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original paper
Sigmoid volvulus: a 10-year-audit
Sigmoid volvulus: a 10-year-audit
S Connolly, AE Brannigan, E Heffernan, JMP Hyland
Centre for Colorectal Disease, St Vincent’s University Hospital, Dublin, Ireland
Background Chronic constipation in elderly, institutionalised patients is the leading cause of sigmoid volvulus in the
developed world. Endoscopic deflation is associated with a 90% recurrence rate and a 35% mortality rate.
Aims To review a 10-year experience of sigmoid volvulus and encourage more aggressive primary treatment.
Methods A retrospective study was performed on 16 patients with sigmoid volvulus from 1992 to 1999. Patients
were identified using the hospital inpatient enquiry (HIPE) data system. Demographics, clinical course, intervention,
complications and outcome were recorded.
Results The male:female ratio was 5:3 and mean age was 78 years (range 39-92). Fifty per cent had at least one
risk factor: Parkinson’s disease (n=3); multiple sclerosis (n=1); Alzheimer’s disease (n=1); and hypokalaemia (n=3).
Thirty-seven per cent were managed conservatively and 63% required surgical intervention. Mean time to surgery
was 2.4 days. Operations performed were sigmoid colectomy (45%), Hartmann’s procedure (33%) and total
colectomy (22%). There was one post-operative death from myocardial ischaemia. Mean duration of admission was
21 days.
Conclusions Endoscopic deflation of a sigmoid volvulus facilitates optimisation of cardiopulmonary co-morbidity in a highrisk group of patients. It converts an emergent to an elective procedure and minimises operative morbidity as a result.
Sigmoid volvulus secondary to high dietary fibre is the most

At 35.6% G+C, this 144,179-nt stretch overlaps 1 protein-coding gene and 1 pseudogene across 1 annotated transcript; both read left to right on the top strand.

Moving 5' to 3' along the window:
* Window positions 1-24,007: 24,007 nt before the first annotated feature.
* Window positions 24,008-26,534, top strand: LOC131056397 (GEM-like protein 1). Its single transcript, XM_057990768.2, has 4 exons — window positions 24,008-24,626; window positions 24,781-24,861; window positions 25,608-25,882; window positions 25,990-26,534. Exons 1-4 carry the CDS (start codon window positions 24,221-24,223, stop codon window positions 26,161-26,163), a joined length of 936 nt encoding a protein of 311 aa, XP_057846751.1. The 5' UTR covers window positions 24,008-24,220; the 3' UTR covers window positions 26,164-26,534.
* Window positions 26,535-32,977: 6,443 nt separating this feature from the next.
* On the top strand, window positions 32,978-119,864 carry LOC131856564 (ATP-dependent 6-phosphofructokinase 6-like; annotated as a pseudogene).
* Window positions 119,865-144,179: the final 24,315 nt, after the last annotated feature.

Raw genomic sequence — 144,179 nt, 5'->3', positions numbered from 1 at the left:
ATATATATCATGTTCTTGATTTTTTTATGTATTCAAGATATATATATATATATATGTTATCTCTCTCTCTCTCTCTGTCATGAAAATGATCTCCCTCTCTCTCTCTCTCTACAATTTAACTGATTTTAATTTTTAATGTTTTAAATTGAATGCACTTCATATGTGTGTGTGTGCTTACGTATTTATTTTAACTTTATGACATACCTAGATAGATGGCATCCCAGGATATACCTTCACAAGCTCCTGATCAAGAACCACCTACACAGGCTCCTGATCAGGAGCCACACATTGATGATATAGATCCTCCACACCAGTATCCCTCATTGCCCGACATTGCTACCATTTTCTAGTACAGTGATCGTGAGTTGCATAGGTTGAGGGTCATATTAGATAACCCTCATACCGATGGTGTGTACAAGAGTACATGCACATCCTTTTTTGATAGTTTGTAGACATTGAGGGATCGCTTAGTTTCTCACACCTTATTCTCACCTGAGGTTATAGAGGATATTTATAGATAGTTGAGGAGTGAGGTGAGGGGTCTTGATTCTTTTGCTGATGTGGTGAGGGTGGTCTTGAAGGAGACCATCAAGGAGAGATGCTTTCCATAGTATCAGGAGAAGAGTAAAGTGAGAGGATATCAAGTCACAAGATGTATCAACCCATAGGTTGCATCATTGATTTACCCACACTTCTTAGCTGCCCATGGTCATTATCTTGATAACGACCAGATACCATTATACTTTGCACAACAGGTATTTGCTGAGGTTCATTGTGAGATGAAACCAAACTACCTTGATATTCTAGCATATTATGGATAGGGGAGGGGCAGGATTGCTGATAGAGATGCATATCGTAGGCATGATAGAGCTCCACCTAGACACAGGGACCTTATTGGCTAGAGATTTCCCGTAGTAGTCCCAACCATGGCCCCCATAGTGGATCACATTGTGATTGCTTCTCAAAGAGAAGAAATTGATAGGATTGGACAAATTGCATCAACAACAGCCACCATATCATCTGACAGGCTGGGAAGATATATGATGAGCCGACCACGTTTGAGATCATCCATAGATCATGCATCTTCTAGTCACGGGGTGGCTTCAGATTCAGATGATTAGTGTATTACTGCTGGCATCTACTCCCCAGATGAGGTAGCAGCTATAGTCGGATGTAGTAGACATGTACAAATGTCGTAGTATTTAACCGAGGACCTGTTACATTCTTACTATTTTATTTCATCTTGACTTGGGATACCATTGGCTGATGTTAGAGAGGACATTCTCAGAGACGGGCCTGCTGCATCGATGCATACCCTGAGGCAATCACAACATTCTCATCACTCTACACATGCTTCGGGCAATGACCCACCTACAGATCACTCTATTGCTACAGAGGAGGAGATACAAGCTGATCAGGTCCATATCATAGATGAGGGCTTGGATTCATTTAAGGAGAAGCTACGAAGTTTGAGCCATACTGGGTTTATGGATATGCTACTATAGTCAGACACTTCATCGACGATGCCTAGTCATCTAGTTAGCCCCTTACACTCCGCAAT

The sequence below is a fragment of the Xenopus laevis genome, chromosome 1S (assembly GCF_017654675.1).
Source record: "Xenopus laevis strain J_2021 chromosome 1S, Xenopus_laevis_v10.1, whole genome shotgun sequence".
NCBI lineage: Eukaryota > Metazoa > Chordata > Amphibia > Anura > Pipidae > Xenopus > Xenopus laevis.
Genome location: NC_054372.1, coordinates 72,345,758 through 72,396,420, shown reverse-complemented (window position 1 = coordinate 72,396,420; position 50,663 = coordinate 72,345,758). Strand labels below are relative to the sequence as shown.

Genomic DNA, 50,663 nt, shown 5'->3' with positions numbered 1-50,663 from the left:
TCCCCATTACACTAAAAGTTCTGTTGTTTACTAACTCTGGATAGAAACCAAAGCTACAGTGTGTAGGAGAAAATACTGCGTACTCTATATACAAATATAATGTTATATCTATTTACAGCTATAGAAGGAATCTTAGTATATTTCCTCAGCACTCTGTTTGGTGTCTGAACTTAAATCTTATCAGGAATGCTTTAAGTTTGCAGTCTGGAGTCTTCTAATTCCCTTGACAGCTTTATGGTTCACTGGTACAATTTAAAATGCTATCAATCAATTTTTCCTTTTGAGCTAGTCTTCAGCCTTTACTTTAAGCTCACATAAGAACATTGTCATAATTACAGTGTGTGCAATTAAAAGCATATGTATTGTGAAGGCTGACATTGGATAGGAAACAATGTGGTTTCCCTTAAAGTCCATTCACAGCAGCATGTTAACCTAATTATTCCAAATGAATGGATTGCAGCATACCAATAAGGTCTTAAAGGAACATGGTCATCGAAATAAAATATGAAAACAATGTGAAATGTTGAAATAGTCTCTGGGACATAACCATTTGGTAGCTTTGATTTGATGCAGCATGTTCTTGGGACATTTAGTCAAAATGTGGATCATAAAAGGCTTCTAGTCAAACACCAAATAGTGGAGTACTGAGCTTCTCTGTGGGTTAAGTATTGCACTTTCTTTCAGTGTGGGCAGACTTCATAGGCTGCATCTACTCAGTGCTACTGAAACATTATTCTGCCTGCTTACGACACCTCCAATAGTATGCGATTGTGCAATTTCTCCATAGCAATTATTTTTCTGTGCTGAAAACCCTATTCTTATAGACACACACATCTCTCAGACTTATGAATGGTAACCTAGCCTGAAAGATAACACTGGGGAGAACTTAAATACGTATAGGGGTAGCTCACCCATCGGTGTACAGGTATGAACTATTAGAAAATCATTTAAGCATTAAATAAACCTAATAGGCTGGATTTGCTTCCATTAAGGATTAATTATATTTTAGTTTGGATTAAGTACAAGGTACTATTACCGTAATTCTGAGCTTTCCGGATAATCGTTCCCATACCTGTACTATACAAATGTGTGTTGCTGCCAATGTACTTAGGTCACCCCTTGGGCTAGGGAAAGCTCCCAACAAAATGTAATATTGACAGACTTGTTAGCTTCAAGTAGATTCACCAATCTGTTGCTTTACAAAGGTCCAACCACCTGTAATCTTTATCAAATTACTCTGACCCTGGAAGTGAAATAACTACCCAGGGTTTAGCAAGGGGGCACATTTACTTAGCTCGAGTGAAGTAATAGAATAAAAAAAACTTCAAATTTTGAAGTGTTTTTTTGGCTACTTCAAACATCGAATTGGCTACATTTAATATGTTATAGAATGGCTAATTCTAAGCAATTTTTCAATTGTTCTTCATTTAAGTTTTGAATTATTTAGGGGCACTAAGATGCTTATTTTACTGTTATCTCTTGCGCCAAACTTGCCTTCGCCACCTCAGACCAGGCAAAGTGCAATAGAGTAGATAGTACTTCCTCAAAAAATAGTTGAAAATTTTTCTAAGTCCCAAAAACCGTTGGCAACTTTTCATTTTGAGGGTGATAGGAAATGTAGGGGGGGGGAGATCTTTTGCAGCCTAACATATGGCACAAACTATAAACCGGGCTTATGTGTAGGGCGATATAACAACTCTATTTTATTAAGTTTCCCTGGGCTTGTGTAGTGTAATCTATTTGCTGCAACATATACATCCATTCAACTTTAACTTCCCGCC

common cause of large bowel obstruction in the developing
world,1 while chronic constipation among elderly,
institutionalised patients is the leading cause of sigmoid
volvulus in the developed world.2 Historically, the management
of this condition has been conservative with surgical
intervention reserved for patients failing endoscopic
decompression. This largely reflected a mortality rate of
approximately 15-30% among patients undergoing emergency
laparotomy. Newer, less invasive techniques such as
sigmoidopexy have been described but are not universally
applied.3 We reviewed the management and outcome of
patients presenting to one Irish institution with volvulus of the
sigmoid colon over a 10-year period.
Patients and methods
Patients with a diagnosis of sigmoid volvulus were identified
retrospectively using the HIPE system. All charts were analysed and
data collected. Sixteen patients presented with previously undiagnosed
sigmoid volvulus. The male:female sex ratio was 10:6 and the mean age
was 78 years (range 39-92). Ten patients (66%) were resident in nursing
homes, 3 (20%) lived alone and 2 (13%) lived in a family setting. Fifty
per cent of patients had risk factors documented at the time of
presentation. Three patients (19%) had Parkinsonism, one (6%) had
multiple sclerosis and was on anticholinergic medication and one (6%)
had Alzheimer’s disease. Three patients (19%) were hypokalaemic at